Wednesday, September 29, 2010

A Post for Men in which I Invite You to Be Friendly

On Sunday I finished making copies of the new month's YW calendar and was too late to find a seat in Sunday school. So I sat on the sofa in the foyer, which I will admit I do quite often during the second hour of church.

I was alone. Then a young father came up and sat across from me. He joked, "Hey, you're in the father's lounge." I laughed with him, but then I noticed his eyes were serious. If I could read his mind it would his next thoughts would have been, "Get out. Go gossip and chick-talk with your girl friends; this is man territory."

So I guess if someone has the gall to segregate the foyer by gender then it's up to me to integrate it.

I am the Rosa Parks of the Sunday School skippers. And I refuse to give up my seat.


So this next thing has been on my mind for about a year now.

Most of my male associates are from church, so I don't know if this would also translate to the workplace or other places. So I guess I would have to limit this to "men at church."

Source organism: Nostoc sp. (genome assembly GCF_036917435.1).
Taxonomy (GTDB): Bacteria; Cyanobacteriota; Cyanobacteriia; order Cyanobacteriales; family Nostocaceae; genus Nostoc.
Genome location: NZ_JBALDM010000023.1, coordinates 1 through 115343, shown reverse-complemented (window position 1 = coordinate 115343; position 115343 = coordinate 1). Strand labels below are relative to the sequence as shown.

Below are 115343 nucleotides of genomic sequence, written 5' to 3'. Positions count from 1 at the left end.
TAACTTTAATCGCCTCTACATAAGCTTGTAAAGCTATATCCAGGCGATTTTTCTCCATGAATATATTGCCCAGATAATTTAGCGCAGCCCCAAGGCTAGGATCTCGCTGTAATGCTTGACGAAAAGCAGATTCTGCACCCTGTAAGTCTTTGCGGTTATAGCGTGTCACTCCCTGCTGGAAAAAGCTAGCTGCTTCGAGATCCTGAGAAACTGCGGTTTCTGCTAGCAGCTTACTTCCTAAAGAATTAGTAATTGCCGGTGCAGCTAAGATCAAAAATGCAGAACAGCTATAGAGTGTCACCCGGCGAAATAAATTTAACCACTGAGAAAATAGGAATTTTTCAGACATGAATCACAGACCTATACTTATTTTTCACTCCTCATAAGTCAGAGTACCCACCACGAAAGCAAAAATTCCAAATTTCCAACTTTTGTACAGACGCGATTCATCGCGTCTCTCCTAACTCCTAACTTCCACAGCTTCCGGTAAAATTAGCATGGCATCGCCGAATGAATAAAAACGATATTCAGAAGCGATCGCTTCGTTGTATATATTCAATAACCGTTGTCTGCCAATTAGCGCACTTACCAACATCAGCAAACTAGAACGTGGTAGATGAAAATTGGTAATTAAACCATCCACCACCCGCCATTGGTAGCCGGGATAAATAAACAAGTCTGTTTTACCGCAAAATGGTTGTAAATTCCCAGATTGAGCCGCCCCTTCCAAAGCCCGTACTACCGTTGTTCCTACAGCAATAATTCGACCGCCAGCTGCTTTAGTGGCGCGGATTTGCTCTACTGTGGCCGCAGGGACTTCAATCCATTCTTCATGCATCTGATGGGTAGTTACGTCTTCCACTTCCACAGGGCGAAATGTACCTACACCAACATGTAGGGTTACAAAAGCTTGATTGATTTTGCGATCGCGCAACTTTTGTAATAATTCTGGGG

But my generalization is: Many men are not friendly to women at church.

You know which men are friendly? The converts. Or the weirdies. Or my husband, who is neither.

I don't mean that the men are mean--I mean that they don't engage in the give-and-take, back-and-forth that it takes to make a friendship. Or at least a pleasant social relationship.

Bryce will confirm that the trait I value almost above all others is friendliness.

To me, it shows respect. If you're interested enough to ask questions, to listen and respond, it shows respect. It gives you something to build on. Maybe you'll like the person, maybe not. But you can at least smile.

Maybe I'm in the minority but I like to talk to groups other than other women; I like old folks, I like children, I like teenagers . . . and yes, I do like the different perspective I get from talking to men.


Sometimes a meeting will have some downtime and the topic will turn to current events or politics. I hear all sorts of opinions, from the intelligent and substantive to the "I-think-I-heard-it-on-Rush-Limbaugh" sketchy. One time the lady I sat by rolled her eyes and said, "I have no idea what they're talking about."